I walked what for me was a fair distance. My legs began to shake, as I began to feel tired and I still recognized nothing. I sensed a familiar panic mixed with strong self-recriminations: How could I have let this happen — again?
My cell phone rang.
"Where are you?" Meredith asked, concern in her voice. I chose to hear that as impatience. "I don’t know where the hell I am," I half-shouted into the phone. "Tell me anything you see," she instructed softly. Stay there, she told me after I identified a nearby shop: "I’ll find you." That familiar feeling of helpless dependence washed over me. "Don’t let me out of your sight without a babysitter," I instructed Meredith bitterly once we had reconnected.
On the long flight home, I sat wondering why needing the help of another feels so emasculating to me, as if I am less of a man when these things happen. I have to force myself to remember that I do many things well. I function efficiently and effectively, and that is what is important.
I covered wars and wrote best-selling books under difficult circumstances, taking chances and succeeding where others with physical limitations might not have made the effort. There should be emotional currency in the bank by now. More important is that I helped raise a family and was a strong force in my children’s lives. I took on the responsibility of helping them choose colleges they wanted to attend.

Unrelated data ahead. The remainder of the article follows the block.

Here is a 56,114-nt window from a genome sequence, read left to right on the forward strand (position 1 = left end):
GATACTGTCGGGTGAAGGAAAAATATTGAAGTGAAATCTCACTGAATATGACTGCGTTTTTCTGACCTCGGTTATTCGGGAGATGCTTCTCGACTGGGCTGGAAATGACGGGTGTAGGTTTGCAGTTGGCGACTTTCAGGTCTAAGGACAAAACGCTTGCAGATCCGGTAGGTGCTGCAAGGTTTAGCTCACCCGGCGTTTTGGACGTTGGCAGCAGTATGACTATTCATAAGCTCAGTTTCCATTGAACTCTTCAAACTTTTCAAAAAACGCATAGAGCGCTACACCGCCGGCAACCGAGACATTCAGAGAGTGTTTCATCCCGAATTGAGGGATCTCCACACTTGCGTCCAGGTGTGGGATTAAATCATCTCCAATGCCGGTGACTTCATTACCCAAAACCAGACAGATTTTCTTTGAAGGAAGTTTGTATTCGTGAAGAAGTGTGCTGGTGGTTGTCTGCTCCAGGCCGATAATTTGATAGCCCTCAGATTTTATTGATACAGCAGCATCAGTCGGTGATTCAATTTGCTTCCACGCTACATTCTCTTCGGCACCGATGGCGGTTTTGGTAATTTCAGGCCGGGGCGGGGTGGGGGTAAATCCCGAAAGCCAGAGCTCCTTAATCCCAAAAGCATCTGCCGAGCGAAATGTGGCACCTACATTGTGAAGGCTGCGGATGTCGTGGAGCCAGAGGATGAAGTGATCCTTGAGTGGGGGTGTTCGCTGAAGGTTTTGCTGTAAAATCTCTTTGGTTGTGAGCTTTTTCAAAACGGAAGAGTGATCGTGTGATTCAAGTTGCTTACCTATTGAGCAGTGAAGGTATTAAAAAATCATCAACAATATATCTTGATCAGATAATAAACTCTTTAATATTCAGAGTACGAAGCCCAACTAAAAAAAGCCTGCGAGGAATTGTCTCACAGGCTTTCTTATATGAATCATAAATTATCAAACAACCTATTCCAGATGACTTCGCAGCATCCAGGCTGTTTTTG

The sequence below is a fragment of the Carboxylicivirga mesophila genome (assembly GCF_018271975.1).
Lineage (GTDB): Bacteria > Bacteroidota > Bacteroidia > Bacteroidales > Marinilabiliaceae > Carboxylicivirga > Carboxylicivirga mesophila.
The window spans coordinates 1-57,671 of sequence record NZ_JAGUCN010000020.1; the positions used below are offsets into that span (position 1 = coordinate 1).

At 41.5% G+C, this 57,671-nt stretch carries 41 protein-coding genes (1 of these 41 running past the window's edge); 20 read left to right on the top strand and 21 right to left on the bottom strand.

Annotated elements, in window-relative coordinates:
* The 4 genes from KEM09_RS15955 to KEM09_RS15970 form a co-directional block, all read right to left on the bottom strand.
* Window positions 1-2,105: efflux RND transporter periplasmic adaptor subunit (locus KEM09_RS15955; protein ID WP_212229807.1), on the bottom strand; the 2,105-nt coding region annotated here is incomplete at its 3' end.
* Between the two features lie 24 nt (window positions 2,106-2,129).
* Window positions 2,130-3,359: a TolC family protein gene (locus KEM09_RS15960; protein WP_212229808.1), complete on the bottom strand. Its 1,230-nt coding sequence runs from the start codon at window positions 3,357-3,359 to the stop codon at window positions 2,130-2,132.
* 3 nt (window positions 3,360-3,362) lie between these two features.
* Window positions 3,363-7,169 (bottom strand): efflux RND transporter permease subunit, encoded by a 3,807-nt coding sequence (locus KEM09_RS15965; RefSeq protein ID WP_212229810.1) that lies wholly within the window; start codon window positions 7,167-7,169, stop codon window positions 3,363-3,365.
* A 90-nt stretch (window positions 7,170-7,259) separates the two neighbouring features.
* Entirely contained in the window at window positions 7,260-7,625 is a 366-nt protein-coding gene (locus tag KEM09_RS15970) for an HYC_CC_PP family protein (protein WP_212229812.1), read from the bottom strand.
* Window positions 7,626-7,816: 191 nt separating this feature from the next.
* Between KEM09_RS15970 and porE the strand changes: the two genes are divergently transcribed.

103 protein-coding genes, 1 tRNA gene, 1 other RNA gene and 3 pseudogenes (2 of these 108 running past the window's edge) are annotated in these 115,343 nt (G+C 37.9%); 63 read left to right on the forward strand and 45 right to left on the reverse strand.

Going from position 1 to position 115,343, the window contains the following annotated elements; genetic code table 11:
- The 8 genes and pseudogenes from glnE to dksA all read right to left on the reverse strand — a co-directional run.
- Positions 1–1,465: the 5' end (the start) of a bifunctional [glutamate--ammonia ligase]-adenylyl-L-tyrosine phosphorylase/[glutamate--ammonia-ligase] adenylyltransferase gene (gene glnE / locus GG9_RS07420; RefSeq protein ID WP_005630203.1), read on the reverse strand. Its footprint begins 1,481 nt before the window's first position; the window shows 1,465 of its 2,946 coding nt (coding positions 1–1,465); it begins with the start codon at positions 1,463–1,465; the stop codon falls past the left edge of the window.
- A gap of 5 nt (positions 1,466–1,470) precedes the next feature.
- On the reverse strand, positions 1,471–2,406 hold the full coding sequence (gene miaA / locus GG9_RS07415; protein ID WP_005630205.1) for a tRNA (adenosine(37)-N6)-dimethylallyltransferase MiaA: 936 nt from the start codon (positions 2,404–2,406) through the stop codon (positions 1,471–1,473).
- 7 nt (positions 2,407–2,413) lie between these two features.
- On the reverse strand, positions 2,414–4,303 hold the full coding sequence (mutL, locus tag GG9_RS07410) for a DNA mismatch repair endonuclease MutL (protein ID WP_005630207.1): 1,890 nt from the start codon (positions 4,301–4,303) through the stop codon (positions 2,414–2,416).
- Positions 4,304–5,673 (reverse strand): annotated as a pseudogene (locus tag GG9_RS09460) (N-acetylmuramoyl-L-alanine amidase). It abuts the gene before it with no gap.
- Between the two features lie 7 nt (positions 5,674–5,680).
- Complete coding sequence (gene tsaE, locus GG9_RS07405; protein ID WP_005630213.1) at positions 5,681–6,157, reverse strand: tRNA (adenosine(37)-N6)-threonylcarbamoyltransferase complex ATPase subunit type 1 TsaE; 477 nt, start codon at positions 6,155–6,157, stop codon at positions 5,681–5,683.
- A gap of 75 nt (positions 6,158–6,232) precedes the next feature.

As my condition worsens and my body takes leave of me, I need to hang onto all I have accomplished. I was not merely a passenger. I have to stop allowing my worst fears to define me in my own head. I know I am deeply fearful of losing cherished independence. Control left long ago. Friends and acquaintances tell me that, when they look at me, they see only my strengths. I seem to be the only person who sees a cripple in the mirror.
"That’s sad" is about all Meredith will say. "You don’t even see what a strong role model you are for your own children." I have felt like a survivor for so long I probably do not see more than my private nightmares. Maybe I should lift my eyes and see what a good life I have.
Also of interest: 6 ways to feel happy — and healthy.
Emmy-winning TV producer and author Richard Cohen has lived with multiple sclerosis for more than 30 years. He writes bi-weekly about living a full life with a chronic disease.